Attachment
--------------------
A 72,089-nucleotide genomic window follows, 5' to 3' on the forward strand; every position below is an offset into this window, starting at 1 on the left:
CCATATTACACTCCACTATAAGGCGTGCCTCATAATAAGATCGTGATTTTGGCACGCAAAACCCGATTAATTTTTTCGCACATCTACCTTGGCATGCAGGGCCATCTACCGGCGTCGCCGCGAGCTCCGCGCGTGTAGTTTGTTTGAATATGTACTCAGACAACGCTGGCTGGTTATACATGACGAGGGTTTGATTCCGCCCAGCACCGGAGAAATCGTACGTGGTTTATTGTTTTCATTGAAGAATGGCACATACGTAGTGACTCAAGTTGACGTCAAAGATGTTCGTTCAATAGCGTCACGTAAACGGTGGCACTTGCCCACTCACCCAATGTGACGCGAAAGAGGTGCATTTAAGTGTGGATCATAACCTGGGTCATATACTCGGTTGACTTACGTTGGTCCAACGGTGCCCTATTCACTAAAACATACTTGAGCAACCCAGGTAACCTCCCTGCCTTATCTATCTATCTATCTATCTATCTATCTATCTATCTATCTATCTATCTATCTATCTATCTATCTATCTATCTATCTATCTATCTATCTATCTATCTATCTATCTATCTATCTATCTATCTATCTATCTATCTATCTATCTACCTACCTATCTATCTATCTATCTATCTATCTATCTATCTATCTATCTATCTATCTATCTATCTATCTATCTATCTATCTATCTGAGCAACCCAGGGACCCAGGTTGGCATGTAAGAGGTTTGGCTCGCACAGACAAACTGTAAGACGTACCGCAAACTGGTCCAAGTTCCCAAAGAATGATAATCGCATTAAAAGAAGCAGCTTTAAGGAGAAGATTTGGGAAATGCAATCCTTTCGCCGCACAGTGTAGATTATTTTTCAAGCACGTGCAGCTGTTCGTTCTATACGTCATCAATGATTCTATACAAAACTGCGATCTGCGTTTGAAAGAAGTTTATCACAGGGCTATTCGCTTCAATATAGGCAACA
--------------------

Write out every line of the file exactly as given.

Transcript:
A 72,089-nucleotide genomic window follows, 5' to 3' on the forward strand; every position below is an offset into this window, starting at 1 on the left:
CCATATTACACTCCACTATAAGGCGTGCCTCATAATAAGATCGTGATTTTGGCACGCAAAACCCGATTAATTTTTTCGCACATCTACCTTGGCATGCAGGGCCATCTACCGGCGTCGCCGCGAGCTCCGCGCGTGTAGTTTGTTTGAATATGTACTCAGACAACGCTGGCTGGTTATACATGACGAGGGTTTGATTCCGCCCAGCACCGGAGAAATCGTACGTGGTTTATTGTTTTCATTGAAGAATGGCACATACGTAGTGACTCAAGTTGACGTCAAAGATGTTCGTTCAATAGCGTCACGTAAACGGTGGCACTTGCCCACTCACCCAATGTGACGCGAAAGAGGTGCATTTAAGTGTGGATCATAACCTGGGTCATATACTCGGTTGACTTACGTTGGTCCAACGGTGCCCTATTCACTAAAACATACTTGAGCAACCCAGGTAACCTCCCTGCCTTATCTATCTATCTATCTATCTATCTATCTATCTATCTATCTATCTATCTATCTATCTATCTATCTATCTATCTATCTATCTATCTATCTATCTATCTATCTATCTATCTATCTATCTATCTATCTATCTATCTATCTATCTACCTACCTATCTATCTATCTATCTATCTATCTATCTATCTATCTATCTATCTATCTATCTATCTATCTATCTATCTATCTATCTGAGCAACCCAGGGACCCAGGTTGGCATGTAAGAGGTTTGGCTCGCACAGACAAACTGTAAGACGTACCGCAAACTGGTCCAAGTTCCCAAAGAATGATAATCGCATTAAAAGAAGCAGCTTTAAGGAGAAGATTTGGGAAATGCAATCCTTTCGCCGCACAGTGTAGATTATTTTTCAAGCACGTGCAGCTGTTCGTTCTATACGTCATCAATGATTCTATACAAAACTGCGATCTGCGTTTGAAAGAAGTTTATCACAGGGCTATTCGCTTCAATATAGGCAACA